MATTERS OF FACT IN A CALCUTTA STREET [Outside Showbabazar Metro Station, Kolkata, India]

    Guignol's band 3 & 4In the northern part of Calcutta, outside the Shobhabazzar Metro Station entrances, families are living on the footpath. It would be inadequate to say that they have no fixed address since they are occupying specific point of the city for four generations. However, footpaths and some steps are not exactly a “house”. But, these families, all originating from the same rural area of southern West Bengal, are not without shelter: if it rains or the sun beats down or some new films have to be watched on the rented video set, plastic shades will soon be constructed. Although without ID (and therefore unable to receive government assistance) and regularly annoyed by the police (beatings however ended with the arrival in power of a new political party), these folks who live here appreciate the freedom that gives them their lifestyle: less subject to legal regulations that if they would have returned to settle in their village, less financially obliged than if they would have rented an apartment in the periphery of the city, they benefited from a certain freedom that other urban living people can not afford. Unlike homeless people in the centre of Delhi, these are extended families who live together (grandparents, parents, children), who have a job (housecleaning, rickshaw-puller, tea shop) and whose children are enrolled in one or sometimes two schools. Thus, a number of clichés that come to mind when one tries to think of a situation of this kind quickly collapse. To make a film with a dozen of them can be an occasion, in addition to the collapse of platitudes, to share the sensitive, the peculiarity of their lives –without idealizing it, and without dramatize it either. It can be way to give to experience what is becoming-singular in this existence of a minority.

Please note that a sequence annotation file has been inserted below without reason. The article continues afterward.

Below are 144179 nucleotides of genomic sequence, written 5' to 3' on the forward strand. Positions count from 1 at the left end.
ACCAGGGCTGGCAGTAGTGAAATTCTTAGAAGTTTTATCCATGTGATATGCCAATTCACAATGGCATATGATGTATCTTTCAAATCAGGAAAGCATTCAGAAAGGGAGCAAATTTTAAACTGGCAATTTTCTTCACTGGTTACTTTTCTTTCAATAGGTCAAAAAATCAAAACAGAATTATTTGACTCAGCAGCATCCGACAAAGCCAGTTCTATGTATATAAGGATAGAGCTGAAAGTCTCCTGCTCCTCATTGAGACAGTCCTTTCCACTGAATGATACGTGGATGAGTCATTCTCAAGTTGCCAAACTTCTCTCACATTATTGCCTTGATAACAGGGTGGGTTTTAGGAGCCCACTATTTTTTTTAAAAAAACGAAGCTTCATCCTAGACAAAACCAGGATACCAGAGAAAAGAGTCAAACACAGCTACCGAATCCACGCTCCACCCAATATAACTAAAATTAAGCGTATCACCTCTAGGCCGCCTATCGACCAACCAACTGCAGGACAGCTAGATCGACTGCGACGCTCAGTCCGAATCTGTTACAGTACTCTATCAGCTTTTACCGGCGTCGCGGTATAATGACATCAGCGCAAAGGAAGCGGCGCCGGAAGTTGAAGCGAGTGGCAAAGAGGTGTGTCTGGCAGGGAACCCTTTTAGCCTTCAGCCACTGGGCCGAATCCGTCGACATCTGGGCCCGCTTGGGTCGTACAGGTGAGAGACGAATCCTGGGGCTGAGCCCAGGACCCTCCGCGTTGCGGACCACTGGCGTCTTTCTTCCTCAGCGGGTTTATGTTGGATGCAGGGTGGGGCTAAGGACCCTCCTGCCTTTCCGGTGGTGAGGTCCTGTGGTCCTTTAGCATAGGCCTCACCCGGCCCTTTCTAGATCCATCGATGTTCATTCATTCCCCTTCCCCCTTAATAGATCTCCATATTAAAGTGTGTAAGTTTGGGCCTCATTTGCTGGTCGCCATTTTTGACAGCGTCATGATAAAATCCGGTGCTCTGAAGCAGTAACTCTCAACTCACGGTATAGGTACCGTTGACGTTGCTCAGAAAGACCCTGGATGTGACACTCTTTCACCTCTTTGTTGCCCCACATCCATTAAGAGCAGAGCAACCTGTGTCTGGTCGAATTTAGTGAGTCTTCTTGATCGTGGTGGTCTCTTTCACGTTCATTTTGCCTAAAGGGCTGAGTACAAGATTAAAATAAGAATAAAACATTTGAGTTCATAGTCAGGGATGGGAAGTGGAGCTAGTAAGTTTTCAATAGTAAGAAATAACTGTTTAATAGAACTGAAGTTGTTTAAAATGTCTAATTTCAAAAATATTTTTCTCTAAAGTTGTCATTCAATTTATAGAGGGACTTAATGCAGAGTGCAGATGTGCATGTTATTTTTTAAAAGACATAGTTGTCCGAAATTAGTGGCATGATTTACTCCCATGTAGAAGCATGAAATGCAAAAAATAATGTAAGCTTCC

DROWNING PRINCESS IN ART GALLERY [Alliance Française du Bengale, Kolkata, India]